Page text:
When the criminal suspect enters a plea of not guilty, the criminal suspect must stand trial. The only way to avoid trial is by either changing the plea to guilty prior to trial, or by having the case dismissed. The trial can be either a jury trial or a bench trial, where there is no jury and it is up to the judge to determine whether the criminal suspect is innocent or guilty. This decision can be of major import in a criminal case. It is theoretically sound to conclude that having or not having a jury trial can change the verdict in the case. Often, a jury would convict a criminal defendant where a judge would not, and vice versa. The criminal defense lawyer can be a major resource for determining whether the defendant should opt for a jury trial or a bench trial. The attorney generally has more experience and a more sophisticated seasoned feel for whether a jury would be beneficial to the outcome of the case. If the criminal suspect opts for a jury trial, the courtroom will contain six or more people from the surrounding community to serve as jurors. The jurors will determine at the close of the evidence whether the criminal suspect is guilty or not guilty. The judge still presides over the proceeding, but he or she does not make the decision of whether the defendant is guilty or not guilty. If the criminal suspect opts for a bench trial, there is no jury, and the judge is the final arbiter of whether the criminal suspect is guilty or not guilty. In a jury trial, the criminal defense attorney and the State Attorney must question a pool of prospective jurors and challenge, or attempt to remove, the jurors they feel would not vote in their favor at the end of the trial. This stage of trial is known as jury selection, and the act of questioning the jurors is known as voir dire. The goal in the criminal justice system is to foster juries of impartiality and objectivity. The jury is supposed to decide the case based on the law, not based on their personal feelings, opinions, or bias. In practice, it is difficult to find a truly impartial jury. The attorneys are not necessarily searching for impartial jurors. Each side tends to search for the jurors that they strongly believe will rule in their favor at the end of the criminal proceeding. The criminal defense attorney and the criminal suspect must decide whether the criminal suspect is going to testify at the trial. The defendant is not required to testify, but sometimes it can be advantageous, especially where the testimony will help to humanize and familiarize the defendant in the jury’s eyes. A criminal defendant is not required to testify under the United States Constitution. Once the jury selection is complete, the criminal trial must begin. Both the State Attorney and the Defense make opening statements before the jury. In the opening statement, the lawyer will speak directly to the jury, telling the jury the basic facts of the case, what the evidence will show, and how the jury must interpret the evidence to bring fairness and justice to the court. The lawyer is not allowed to argue before the jury in this opening statement, although he or she may present the speech to the jury in favor of his or her side. Once both opening statements are complete, the prosecutor presents his or her evidence to the jury through the use of witnesses and exhibits of physical evidence, documents, and demonstrative aids. After each of the prosecutor’s witnesses testifies, the criminal defense attorney may cross examine the witness to challenge his or her testimony’s accuracy, veracity, or credibility. If the State Attorney fails to present evidence, either through a lack of witnesses or missing physical evidence, the judge may dismiss the case. After the prosecutor finishes presenting evidence, the defense attorney may move for a directed verdict, with which he or she attempts to end the case by getting the judge to dismiss it for the prosecutor’s failure to submit enough evidence to prove the charges. If there is no material question of fact, then the judge must determine that the defendant is entitled to a dismissal as a matter of law. If this motion is not successful, then the defense puts on any evidence that it has. The defense does not have to put on any evidence if it so elects, because the defense does not need to prove anything. The burden of proof is on the prosecutor. If the prosecutor cannot prove guilt of the criminal defendant to the jury beyond a reasonable doubt, then the criminal defendant is to be found not guilty. Once the defense finishes presenting its evidence, the attorneys present summations, also known as closing arguments. During these speeches to the jury, the attorneys are free to argue the case and comment on the evidence. The attorneys may not give their personal opinions or comment on the veracity of a witness or reliability of evidence, but they may draw logical inferences for the jury. Once the closing arguments are complete, the judge instructs the jury on the law and on the burden of proof in a criminal case. All exhibits that were admitted into evidence are handed to the jury, and the jury retreats to a deliberation room, where they take time amongst themselves to discuss how they will find in the case. When finished deliberating, the jury-selected jury foreperson hands the bailiff the verdict form, and the judge reads it to the defendant. The jury’s verdict must be unanimous. If the jury is unable to reach a unanimous decision, then the judge will likely declare a mistrial, and the case will be scheduled for a retrial at a later date. If the defendant is convicted, he or she has an appeal as a matter of right, where he or she may appeal the conviction to the appellate court. An appeal is not a retrial or a do-over. It is a different legal proceeding where the attorney goes before a panel of judges to attempt to convince them that there was an error of law or mishap at the trial level requiring reversal of the conviction. Appeals are expensive to litigate and most do not end with a reversal of conviction. If the defendant loses the appeal, he or she can petition to have the case presented to a second appellate court, but the criminal defendant is not entitled to a second appeal. Often, the second appellate court is the Florida Supreme Court. When a criminal suspect’s case is set for trial, it is not guaranteed that the trial will actually take place on that day. Several cases are scheduled for the same day at the same time. As a result, several cases may occur before a particular criminal suspect’s case is called. It is not uncommon that a criminal defendant will be commanded to appear in court on several consecutive days without having his or her case even called to trial on those days. This occurs because other criminal cases may take priority, such as cases where the defendant is being held in jail or where the other cases are older in time and have been continued. Despite the tenuous docket schedule, the criminal defendant must nevertheless appear in court until his or her case is called, or unless an attorney in the case receives a continuance or postponement from the judge.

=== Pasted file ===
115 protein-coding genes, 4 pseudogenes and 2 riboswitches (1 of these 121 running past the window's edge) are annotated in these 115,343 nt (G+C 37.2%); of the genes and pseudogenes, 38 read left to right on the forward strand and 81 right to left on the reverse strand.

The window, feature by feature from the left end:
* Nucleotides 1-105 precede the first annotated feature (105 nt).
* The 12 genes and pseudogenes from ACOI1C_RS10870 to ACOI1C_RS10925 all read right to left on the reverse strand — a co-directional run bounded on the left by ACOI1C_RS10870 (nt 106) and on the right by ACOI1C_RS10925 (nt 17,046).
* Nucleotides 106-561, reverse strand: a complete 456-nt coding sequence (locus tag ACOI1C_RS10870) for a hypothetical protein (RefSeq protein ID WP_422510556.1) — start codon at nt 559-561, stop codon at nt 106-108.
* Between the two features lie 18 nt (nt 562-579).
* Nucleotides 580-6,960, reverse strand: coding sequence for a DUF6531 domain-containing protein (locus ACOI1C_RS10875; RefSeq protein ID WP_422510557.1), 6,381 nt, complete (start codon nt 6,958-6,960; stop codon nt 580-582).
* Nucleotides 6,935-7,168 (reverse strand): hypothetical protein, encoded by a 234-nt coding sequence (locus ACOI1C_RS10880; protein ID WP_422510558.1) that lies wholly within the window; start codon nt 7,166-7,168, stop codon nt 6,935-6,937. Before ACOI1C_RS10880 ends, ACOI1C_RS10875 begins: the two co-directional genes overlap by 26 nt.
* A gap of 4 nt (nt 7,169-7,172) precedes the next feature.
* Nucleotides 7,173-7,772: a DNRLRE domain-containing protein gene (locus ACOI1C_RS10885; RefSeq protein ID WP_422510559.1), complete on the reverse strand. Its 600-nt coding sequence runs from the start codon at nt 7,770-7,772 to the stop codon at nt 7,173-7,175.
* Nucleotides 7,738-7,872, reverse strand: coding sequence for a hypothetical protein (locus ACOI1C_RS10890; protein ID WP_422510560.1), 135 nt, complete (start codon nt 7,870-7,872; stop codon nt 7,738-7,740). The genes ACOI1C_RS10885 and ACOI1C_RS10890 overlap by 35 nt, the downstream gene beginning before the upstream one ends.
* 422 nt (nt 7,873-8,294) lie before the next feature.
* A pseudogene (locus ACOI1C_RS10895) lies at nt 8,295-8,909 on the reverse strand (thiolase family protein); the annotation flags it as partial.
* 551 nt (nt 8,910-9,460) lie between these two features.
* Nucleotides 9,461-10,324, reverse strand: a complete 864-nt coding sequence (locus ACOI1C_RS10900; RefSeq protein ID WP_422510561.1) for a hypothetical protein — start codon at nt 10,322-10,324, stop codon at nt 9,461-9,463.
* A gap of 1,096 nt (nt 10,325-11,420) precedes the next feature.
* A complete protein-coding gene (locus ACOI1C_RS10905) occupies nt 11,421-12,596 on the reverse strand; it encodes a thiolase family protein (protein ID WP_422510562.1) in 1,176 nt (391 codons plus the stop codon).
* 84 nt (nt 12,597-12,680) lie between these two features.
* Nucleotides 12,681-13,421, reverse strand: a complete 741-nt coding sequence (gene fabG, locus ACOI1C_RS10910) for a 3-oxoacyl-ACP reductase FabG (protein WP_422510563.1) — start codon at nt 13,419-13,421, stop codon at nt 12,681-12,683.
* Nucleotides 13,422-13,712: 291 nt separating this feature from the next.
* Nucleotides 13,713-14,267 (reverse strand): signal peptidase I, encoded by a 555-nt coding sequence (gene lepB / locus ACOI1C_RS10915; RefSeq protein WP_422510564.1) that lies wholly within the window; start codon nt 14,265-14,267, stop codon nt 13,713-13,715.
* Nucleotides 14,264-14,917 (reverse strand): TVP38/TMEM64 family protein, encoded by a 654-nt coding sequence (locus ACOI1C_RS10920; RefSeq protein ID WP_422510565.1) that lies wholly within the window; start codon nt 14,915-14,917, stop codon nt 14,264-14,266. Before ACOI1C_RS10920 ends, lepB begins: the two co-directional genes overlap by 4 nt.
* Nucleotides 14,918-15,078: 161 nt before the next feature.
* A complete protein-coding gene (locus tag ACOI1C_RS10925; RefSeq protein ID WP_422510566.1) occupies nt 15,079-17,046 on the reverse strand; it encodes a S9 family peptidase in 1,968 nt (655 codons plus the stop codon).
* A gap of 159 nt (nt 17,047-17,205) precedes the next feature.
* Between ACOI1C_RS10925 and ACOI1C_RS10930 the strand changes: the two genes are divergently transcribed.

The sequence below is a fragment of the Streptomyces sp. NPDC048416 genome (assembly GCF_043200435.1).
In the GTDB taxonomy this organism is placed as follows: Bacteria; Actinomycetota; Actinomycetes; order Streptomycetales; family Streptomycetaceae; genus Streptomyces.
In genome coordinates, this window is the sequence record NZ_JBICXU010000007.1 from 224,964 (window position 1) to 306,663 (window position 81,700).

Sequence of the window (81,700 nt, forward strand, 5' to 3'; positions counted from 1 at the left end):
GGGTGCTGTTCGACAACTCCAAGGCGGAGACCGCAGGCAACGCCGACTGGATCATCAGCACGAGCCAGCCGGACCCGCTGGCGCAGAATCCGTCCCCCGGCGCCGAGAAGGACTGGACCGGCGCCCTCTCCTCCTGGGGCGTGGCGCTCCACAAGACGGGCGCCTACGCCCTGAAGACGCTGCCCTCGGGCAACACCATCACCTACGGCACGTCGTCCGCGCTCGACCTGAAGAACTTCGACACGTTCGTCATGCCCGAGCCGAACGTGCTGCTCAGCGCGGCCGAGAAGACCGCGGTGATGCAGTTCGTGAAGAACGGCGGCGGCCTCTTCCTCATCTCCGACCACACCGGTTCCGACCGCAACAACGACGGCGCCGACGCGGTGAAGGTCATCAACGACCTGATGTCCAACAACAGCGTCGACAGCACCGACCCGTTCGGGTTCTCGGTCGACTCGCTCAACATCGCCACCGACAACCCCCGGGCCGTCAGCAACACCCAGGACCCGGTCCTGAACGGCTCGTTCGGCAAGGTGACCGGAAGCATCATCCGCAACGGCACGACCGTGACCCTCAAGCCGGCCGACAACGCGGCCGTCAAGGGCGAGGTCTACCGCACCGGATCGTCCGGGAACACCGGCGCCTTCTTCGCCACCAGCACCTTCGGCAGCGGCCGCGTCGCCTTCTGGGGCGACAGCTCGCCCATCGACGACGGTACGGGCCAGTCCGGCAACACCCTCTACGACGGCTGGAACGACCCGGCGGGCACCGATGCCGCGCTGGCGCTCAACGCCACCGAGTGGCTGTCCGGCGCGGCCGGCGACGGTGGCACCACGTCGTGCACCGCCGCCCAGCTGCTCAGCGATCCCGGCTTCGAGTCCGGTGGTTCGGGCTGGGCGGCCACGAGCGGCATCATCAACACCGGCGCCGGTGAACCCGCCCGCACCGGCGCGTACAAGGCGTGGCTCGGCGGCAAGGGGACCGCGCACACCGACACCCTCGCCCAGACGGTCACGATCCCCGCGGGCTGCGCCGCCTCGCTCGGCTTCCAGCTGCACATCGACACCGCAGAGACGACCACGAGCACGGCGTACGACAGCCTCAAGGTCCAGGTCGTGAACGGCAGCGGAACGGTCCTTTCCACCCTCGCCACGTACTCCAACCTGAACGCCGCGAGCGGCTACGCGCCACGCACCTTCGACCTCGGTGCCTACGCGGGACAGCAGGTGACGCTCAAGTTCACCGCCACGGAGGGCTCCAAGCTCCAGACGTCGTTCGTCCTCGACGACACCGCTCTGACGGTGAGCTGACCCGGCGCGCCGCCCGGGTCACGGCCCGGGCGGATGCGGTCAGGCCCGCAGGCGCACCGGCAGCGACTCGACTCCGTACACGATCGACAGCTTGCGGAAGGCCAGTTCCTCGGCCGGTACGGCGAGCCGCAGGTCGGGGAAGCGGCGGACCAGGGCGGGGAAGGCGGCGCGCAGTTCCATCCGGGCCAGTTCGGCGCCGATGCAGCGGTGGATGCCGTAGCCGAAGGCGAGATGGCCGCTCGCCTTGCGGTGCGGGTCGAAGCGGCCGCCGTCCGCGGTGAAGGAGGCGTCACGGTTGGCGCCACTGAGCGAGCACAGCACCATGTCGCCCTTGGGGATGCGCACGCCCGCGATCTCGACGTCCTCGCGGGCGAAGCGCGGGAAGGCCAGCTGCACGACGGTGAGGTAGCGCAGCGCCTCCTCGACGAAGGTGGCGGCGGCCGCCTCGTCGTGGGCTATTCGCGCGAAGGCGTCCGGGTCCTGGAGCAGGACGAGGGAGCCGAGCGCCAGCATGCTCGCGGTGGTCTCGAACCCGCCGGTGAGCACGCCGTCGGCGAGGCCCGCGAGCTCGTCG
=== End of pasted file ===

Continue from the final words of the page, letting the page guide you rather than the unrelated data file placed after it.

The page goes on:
The information on this page does not represent legal advice. Because the law is continually changing, some of the provisions contained herein may be out of date. It is always wise to seek counsel from an experienced Fort Lauderdale Criminal Defense Lawyer like Kenneth Hassett.